BY JOSEPH SIMS
Seattle native Joseph Sims, 21, will travel around the country during the World Cup in search of the heart and soul of soccer in the United States. Read about his journey in the Take 2 blog.
Driving 24 hours over the three days would take a toll on anyone, and it certainly did on me. Even though it was just the beginning of my journey, I was in need of something uplifting. And I certainly got that when I sat down with Bruce McGuire and several other members of Dark Clouds, Minnesota United’s supporter group, in Minneapolis.
All sports have their moments of highs and lows, American soccer more than most. And yet even through the lowest of lows, hope remains.
Bruce McGuire, host of a podcast for Minnesota United (“The du Nord Futbol Show”), and his friend, Eric, both experienced extreme lows when it came to U.S. soccer. For Eric, it was watching the USA’s 2-1 loss to Iran in a Iranian bar in London for the 1998 World Cup. For Bruce, it was being in the stadium for the USA’s 3-0 embarrassment at the hands of the Czech Republic to open their 2006 World Cup campaign. He was, as he put it, that guy you always see in the stadium after everyone has left, sitting with his head in his hands, broken.
However, hope never fades away, and as Bruce said, despite that match (and many others like it), “so long as I don’t think about the players, the team, and who they are playing, I’m really optimistic.” He maintains that no matter how pessimistic he gets, all it takes is something beautiful on the field to bring back his hopes and his love for the game.
“It’s what it is all about,” he says.
In a way, this “pessimism to optimism” attitude mirrors the story of soccer in the U.S., and of Minnesota United. Like a lot of American lower-division clubs, Minnesota United was struggling just to survive. Financial troubles caused the old Minnesota Thunder to be sold to the National Sports Center (a stadium for amateur sporting events in Minnesota and the team’s home field) in 2010, and it was renamed NSC Minnesota. However, just one season later, NSC was no longer able to abide by the North American Soccer League’s ownership standards, and the NASL took over the team’s ownership. What followed was a search for an owner to prevent the team from folding completely, a search so desperate that the team walked off the field after losing the 2012 NASL Cup final to Tampa Bay, it didn’t know whether NSC Minnesota would exist the next season.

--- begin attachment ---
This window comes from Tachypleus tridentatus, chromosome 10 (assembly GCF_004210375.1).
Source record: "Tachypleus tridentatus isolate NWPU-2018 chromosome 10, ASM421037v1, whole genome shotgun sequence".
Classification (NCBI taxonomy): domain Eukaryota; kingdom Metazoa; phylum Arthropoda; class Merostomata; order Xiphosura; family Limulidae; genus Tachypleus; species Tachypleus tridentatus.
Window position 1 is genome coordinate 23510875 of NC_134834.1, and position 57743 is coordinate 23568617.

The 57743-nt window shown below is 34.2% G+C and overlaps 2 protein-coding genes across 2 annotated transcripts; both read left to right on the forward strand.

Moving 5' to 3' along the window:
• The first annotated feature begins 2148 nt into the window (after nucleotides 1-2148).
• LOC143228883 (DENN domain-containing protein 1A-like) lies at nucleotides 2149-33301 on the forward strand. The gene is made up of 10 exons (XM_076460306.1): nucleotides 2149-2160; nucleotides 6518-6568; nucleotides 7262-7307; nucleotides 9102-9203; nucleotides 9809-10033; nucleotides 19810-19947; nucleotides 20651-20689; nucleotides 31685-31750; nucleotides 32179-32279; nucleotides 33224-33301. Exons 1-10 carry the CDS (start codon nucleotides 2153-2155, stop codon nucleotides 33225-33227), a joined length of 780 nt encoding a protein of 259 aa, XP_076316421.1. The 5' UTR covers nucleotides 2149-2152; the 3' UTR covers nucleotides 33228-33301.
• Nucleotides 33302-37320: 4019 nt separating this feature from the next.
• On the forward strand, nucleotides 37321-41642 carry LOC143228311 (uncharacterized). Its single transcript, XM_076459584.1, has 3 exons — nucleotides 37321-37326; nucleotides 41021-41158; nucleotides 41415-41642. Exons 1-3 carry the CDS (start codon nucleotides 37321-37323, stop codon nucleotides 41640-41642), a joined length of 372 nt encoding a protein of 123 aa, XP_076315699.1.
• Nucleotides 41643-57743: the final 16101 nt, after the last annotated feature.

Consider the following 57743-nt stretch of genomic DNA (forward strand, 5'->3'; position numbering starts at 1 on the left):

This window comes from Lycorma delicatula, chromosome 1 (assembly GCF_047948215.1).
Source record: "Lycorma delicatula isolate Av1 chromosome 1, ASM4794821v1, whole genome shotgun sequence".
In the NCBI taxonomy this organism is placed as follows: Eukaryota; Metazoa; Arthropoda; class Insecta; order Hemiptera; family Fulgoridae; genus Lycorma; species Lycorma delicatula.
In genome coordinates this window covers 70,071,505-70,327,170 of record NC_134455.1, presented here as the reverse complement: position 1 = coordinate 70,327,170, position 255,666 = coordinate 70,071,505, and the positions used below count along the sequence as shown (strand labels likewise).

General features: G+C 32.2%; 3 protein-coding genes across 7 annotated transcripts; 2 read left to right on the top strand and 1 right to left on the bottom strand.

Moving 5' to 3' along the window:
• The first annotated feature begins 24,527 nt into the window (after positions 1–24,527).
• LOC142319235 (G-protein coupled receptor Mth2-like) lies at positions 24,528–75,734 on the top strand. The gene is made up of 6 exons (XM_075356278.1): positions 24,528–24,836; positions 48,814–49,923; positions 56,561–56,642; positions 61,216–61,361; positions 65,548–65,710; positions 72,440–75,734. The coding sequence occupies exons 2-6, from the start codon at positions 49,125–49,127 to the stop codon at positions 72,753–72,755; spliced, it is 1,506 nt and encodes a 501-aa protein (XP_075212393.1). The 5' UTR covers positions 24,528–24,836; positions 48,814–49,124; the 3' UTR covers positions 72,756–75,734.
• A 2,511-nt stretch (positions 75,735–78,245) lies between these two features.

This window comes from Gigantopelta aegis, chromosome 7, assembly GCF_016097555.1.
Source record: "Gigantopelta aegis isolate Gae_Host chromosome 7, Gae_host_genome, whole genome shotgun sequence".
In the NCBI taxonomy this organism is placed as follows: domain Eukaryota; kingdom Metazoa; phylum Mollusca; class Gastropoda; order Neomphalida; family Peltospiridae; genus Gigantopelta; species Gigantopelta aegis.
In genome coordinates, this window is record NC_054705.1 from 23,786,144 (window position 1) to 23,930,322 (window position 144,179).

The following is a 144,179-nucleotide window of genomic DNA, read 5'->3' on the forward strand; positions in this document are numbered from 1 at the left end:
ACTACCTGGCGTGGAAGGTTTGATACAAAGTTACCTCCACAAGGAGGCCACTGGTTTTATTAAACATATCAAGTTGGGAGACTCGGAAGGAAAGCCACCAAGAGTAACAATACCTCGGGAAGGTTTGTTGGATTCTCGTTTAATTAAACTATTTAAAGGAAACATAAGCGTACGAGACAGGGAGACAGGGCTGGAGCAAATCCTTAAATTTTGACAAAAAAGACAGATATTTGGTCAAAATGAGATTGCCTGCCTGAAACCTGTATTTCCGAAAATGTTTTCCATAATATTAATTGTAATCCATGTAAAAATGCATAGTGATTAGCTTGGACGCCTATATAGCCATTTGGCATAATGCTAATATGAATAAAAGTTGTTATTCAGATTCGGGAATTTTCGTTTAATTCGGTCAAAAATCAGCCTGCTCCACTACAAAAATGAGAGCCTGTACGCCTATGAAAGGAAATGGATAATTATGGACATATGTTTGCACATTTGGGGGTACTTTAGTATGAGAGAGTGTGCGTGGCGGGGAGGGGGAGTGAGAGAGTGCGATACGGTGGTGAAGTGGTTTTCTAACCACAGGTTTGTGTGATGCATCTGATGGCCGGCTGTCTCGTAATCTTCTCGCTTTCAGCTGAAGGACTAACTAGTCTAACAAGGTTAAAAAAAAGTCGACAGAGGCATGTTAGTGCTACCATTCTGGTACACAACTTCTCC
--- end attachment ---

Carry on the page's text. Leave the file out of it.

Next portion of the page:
However, the determination to keep soccer alive in Minnesota paid off. David Downs, the former commissioner of the NASL, frequented the Minneapolis bars after NSC Minnesota games, talking to fans and trying to find someone who might be able to keep the team afloat. They found the former CEO of UnitedHealth, Bill McGuire, who was the father of Peterson’s daughter’s college roommate. The men spoke, and, with additional prompting – such as a pleading email from podcast host Bruce McGuire (no relation) – an agreement was made. All the faith and determination put into NSC Minnesota paid off, and Bill McGuire took over the team, rebranding it as Minnesota United before the 2013 season.
How Minnesota United has risen in the last couple years. The team used to be made up of a bunch of local guys and college players. Now they have a roster of professionals with experience in other leagues. The front office used to have just six staff members who did everything from stadium operations to marketing to jersey-making. Now, the front office is staffed by experienced professionals. In addition, the team has added doctors and trainers, and construction has started on a new sports center that will allow the team to train during the harsh winter. Minnesota United is booming financially, won the NASL Spring championship with a 6-2-1 record, and its future is brighter than anyone could have imagined just a couple years ago.
Minnesota United’s story is emblematic of American soccer as a whole. The U.S. failed to qualify for the World Cup for a 40-year span, lost its professional league in 1984, and the new one (MLS) still took a long time to stand on its feet, losing $350 million in its first 10 years and had to own most of its clubs itself at one point just to stay afloat. But the national team and the league persevered despite all these problems. Now the U.S. has been at seven straight World Cups, including the upcoming one in Brazil, and MLS has expanded to 19 teams from an original 10, with four more on the way.
And who knows? This determination to fight on, even when things look their darkest, could rear its head again this summer as the U.S. faces a brutally tough World Cup group. If the Yanks are to advance, it will need to.
Joseph Sims, 21, graduated from Whitman College in Walla Walla in May with a degree in politics. The graduate of Roosevelt High School in Seattle has an obsession with soccer that has taken him all over the globe, from the World Cup in South Africa, to the Emirates Stadium in London, to the Sounders-Timbers rivalry right here in Seattle. Follow his journey around the country during the World Cup to find the heart and soul of soccer in the U.S. in the Take 2 blog.
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